The Priest and the Lily
Out now. Available here
… startlingly original…piercingly intelligent and very exciting …
You will journey far beyond the boundaries of your imagination. You will meet and seize your heart’s desire. It will be the death of your soul.
In 1865, Joseph, a young Jesuit priest and plant-hunter, sets out on a dangerous journey through Outer Mongolia, a land virtually unknown to the Western world. Charles Darwin’s radical theory of evolution has just been published, and Joseph is driven by his passion for science and his love of God. As he crosses the Mongolia Steppes with a Buddhist monk and a local horseman, he hears rumours of a rare and beautiful white lily. He believes that if he finds this flower, his fame and fortune will be assured.
But then Joseph meets Namuunaa, a shaman and the chief of her tribe.
And it is Namuunaa who will teach him the true meaning of his desire…
An epic journey, a story of East meeting West, and of a love that transcends culture, faith and ultimately tragedy.
Read the first chapter here: The Priest and the Lily – Chapter 1
An extract from The Priest and the Lily where Joseph sees the lilies he’s been searching for: The Priest and the Lily – Lilies
Reader reviews on Amazon & Goodreads:
‘Enchanting, engrossing, atmospheric‘
‘A compelling story…I read this as part of a Book Group, and not only did I enjoy the book but I also thought it one of the most interesting and well-written of those that we have read as a group‘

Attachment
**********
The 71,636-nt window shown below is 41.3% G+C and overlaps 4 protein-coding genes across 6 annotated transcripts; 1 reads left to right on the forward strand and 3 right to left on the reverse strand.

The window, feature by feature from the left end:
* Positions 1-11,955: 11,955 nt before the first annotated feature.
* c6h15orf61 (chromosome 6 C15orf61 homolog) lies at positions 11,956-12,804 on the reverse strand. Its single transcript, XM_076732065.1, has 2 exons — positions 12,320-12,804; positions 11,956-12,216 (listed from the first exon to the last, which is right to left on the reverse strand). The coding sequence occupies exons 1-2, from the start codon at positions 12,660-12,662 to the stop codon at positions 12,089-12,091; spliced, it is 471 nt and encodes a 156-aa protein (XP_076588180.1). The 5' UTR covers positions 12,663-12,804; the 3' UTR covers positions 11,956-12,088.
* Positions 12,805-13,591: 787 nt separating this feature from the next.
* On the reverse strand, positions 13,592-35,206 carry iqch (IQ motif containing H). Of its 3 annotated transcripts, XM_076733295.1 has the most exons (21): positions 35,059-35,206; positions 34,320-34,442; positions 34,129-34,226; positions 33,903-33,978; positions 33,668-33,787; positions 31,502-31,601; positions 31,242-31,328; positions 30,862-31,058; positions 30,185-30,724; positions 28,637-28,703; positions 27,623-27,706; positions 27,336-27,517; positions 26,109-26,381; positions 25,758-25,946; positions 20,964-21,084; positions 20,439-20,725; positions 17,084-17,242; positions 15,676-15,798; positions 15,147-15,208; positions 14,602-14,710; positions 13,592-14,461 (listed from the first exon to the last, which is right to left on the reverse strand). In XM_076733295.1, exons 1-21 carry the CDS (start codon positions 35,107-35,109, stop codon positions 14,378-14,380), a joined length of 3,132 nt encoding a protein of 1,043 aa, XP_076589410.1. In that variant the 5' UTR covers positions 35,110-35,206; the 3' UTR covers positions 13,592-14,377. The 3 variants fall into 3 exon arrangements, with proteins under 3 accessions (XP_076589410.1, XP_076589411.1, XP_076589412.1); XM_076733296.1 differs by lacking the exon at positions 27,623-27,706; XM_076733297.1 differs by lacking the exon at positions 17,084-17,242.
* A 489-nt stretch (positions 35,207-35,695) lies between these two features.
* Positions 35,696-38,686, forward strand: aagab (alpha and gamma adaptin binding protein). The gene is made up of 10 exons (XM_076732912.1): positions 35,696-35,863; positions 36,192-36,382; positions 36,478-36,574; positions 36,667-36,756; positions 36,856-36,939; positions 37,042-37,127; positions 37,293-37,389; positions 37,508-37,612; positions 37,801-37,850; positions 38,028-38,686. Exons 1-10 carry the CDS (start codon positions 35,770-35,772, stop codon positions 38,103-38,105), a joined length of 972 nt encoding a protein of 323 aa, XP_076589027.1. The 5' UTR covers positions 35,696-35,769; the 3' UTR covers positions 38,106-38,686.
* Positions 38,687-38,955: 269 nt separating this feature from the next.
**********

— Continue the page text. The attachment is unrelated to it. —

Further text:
‘a thoroughly enjoyable, touching read that may get you to reflect on what lengths you would go to to achieve your goals‘
‘Her prose is stunning, lusciously descriptive and evocative of the wild beauty of the country.’
‘The most all-consuming and well-written book I have ever read.’
‘The story of two worlds colliding…. the love story that is central to the book will leave you aching!’
‘I was crying at the end of the book.’
Questions about The Priest and the Lily for Book Clubs / Readers Groups:
How and why does Joseph stay true to his faith? Is it initially because of gratitude to the church who ‘saved’ him as a boy?
To what extent is Joseph trapped by his religion? To what extent are the nomads free in comparison?
What is Joseph able to learn from Mendo?
Although Mendo and Joseph talk about God and Buddhism, does either of them alter their view point?
How is Joseph able to reconcile his beliefs about God with his views on evolution?
To what extent does Joseph reconcile his beliefs about God with his views on love?
Joseph travels to Outer Mongolia to bring back flora and fauna. In particular, he hopes to find a rare white lily. What is acceptable to take from another country?
Why does Joseph really go back to Namuunaa’s tribe?
What does the novel tell you about love?
How much is Joseph changed by his ordeal?
Could Joseph have behaved differently?
What are the themes of the book?